NORDSCI Conference proceedings 2022, Book 2

Political Science

THE MUSLIM FACTOR IN RUSSIA’S FOREIGN POLICY IN THE COUNTRIES OF THE WESTERN BALKANS

PhD Student Iliyan Krumov

ABSTRACT

Guided by geopolitical theory, the Balkans can be seen as a geopolitical node of strategic importance, due to its role as a crossroads between East and West, intertwining cultures and religions. Precisely because of this, the region has always been an area of rivalry between the great powers. This rivalry has accumulated great historical weight in the region, which is being used politically to divide the countries of the Balkans. As a result, today we use the term "Western Balkans" (WB), which should distinguish those countries of the region that are not part of the EU, from those that are full members of the organization. This distinction as well ongoing changes in the global geopolitical balance of power created a vacuum of influence in the region, which the Russian Federation gradually began to fill. Moscow has strengthened its influence in the region and challenged its pro-Western orientation using economic, political, cultural and religious levers.
The WB remained the last part of Europe not yet fully integrated into EU and NATO structures, and Moscow sees the geographical location of the region's countries at the crossroads of a united Europe. Unlike the post-Soviet zone, Russia is currently unable to enter the territory of the countries of the region and distance it from the EU and NATO. That is why Moscow attaches great importance to the situation in Serbia, Bosnia and Herzegovina, Montenegro, Republic of North Macedonia and Kosovo, seeking to influence events in Belgrade, the Serb-dominated part of Bosnia and Herzegovina - Republika Srpska, Podgorica, Skopje and Pristina. Due to historical and cultural preconditions, these countries are exposed to serious Russian hybrid pressure.
The region is a field of the ongoing “hybrid war” between Russia and the West. Given Moscow's enormous influence over local political, media and business circles, and support from the Russian Orthodox Church, the Kremlin can inflame ethnic and religious tensions, block reforms, support extreme nationalist and anti-Western groups, and take any necessary actions to prevent regional conflicts from being resolved. All this is the result of the historical past, the political and ethnic disputes and economic rivalry, which were and are caused in no small measure by Russia.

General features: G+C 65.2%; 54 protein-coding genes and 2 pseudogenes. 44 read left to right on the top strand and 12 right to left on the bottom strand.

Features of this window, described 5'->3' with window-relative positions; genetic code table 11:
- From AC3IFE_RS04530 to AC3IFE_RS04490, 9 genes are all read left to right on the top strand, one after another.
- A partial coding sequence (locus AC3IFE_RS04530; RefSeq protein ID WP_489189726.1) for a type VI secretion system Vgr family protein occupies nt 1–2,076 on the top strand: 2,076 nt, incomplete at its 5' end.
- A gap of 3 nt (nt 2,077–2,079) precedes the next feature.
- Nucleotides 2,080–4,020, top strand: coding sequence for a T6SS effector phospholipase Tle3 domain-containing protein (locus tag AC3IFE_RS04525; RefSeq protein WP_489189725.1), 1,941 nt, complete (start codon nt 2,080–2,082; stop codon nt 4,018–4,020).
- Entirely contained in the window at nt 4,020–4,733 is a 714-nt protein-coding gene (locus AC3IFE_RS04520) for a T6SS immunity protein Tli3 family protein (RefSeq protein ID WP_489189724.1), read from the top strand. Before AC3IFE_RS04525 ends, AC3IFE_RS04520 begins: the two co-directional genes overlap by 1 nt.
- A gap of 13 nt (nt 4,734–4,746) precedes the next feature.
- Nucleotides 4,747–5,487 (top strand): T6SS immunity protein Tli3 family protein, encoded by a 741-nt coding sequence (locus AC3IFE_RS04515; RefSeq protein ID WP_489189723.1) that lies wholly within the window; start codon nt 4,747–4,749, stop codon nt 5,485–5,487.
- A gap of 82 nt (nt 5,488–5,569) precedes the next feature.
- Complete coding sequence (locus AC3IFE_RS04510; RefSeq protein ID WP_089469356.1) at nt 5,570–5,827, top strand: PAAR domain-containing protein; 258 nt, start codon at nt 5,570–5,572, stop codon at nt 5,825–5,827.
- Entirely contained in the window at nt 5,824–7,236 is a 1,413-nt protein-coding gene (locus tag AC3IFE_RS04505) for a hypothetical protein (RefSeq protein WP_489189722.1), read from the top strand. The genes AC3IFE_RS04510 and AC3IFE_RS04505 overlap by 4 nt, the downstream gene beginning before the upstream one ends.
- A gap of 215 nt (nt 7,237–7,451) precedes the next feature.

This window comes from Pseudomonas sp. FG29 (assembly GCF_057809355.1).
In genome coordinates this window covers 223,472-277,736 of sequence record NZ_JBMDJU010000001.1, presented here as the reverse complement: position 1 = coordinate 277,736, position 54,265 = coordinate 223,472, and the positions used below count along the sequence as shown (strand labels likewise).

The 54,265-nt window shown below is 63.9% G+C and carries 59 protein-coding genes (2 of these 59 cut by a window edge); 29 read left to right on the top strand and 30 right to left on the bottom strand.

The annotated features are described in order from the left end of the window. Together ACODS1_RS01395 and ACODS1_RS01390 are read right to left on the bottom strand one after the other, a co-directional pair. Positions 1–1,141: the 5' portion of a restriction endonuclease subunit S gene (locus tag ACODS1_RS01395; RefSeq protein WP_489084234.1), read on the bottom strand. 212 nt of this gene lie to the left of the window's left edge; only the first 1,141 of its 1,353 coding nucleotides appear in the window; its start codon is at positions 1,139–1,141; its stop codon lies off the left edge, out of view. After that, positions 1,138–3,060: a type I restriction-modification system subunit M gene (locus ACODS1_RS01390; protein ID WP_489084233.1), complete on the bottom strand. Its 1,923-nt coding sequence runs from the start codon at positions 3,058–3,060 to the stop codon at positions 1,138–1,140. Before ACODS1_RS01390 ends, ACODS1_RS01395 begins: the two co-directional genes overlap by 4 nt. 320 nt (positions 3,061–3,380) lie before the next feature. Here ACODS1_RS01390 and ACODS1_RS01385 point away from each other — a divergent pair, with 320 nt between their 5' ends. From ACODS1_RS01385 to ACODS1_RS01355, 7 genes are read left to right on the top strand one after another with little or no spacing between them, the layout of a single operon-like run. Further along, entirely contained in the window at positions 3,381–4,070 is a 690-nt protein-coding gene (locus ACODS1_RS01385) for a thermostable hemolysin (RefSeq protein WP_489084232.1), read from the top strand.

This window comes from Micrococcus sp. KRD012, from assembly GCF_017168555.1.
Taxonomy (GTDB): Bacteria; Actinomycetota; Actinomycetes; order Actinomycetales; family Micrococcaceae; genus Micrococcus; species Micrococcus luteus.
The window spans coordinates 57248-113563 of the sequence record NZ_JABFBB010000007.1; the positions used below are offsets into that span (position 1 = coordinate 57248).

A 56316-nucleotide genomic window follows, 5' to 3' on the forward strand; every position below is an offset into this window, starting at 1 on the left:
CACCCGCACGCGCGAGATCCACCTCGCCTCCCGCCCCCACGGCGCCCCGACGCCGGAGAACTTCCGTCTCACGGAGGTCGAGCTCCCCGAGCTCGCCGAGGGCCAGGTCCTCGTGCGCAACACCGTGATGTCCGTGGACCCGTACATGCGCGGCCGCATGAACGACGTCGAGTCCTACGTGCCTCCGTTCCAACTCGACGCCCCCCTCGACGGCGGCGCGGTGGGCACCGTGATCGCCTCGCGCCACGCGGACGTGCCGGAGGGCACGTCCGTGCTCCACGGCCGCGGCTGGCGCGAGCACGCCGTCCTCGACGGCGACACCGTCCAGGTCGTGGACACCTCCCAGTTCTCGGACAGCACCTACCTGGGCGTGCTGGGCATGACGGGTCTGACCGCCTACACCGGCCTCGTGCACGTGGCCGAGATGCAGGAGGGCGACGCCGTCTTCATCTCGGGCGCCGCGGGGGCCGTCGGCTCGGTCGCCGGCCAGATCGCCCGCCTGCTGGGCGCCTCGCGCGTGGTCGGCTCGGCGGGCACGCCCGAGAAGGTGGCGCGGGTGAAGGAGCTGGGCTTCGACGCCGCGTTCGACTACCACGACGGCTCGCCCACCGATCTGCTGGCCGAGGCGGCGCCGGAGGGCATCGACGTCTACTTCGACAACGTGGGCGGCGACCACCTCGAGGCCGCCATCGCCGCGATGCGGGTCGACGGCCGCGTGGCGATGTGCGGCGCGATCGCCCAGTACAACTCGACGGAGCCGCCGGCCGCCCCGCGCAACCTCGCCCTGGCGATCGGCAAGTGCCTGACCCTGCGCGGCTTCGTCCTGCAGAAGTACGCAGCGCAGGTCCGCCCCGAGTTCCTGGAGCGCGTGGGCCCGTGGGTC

Based on the multi-ethnic and multi-religious demographic composition of the population of the above-mentioned countries and that of Russia, Moscow is looking for new ways to penetrate and exert influence in the region. For this countries of the WB, to expand its toolkit of forms, methods and means to achieve its goals. This is possible because Russia has a Muslim republic (Chechnya) within it, whose leader (Ramzan Kadyrov) is highly trusted by Putin.
The connection between the Muslims of Russia and those of the countries of the WB is carried out through Moscow-controlled non-governmental organization - the "European Muslim Forum" (EMF), which work with governmental and non-governmental representatives of the countries of the region.
The article aims to examine the issue qualitatively, and mainly general scientific methods will be used (analysis, synthesis, induction, deduction and historical) and some special ones, such as: economic, political and psychological, in accordance with the topic of the article. For this purpose, publicly available materials will be used, based on which research and critical analysis of the problem at hand will be done - various studies and analyses, primary and secondary data, documents and statistics.
In conclusion, an assessment will be made of Russia's actions and their potential to influence the social and political condition of the countries under consideration.

KEYWORDS

Russia, hybrid war, Western Balkans, Muslims, influence

REFERENCE

NORDSCI Conference proceedings 2022, Book 2,Volume 5, ISSN 2603-4107, ISBN 978-619-7495-30-0, DOI paper 10.32008/NORDSCI2022/B2/V5/16, Pages 183 - 191 pp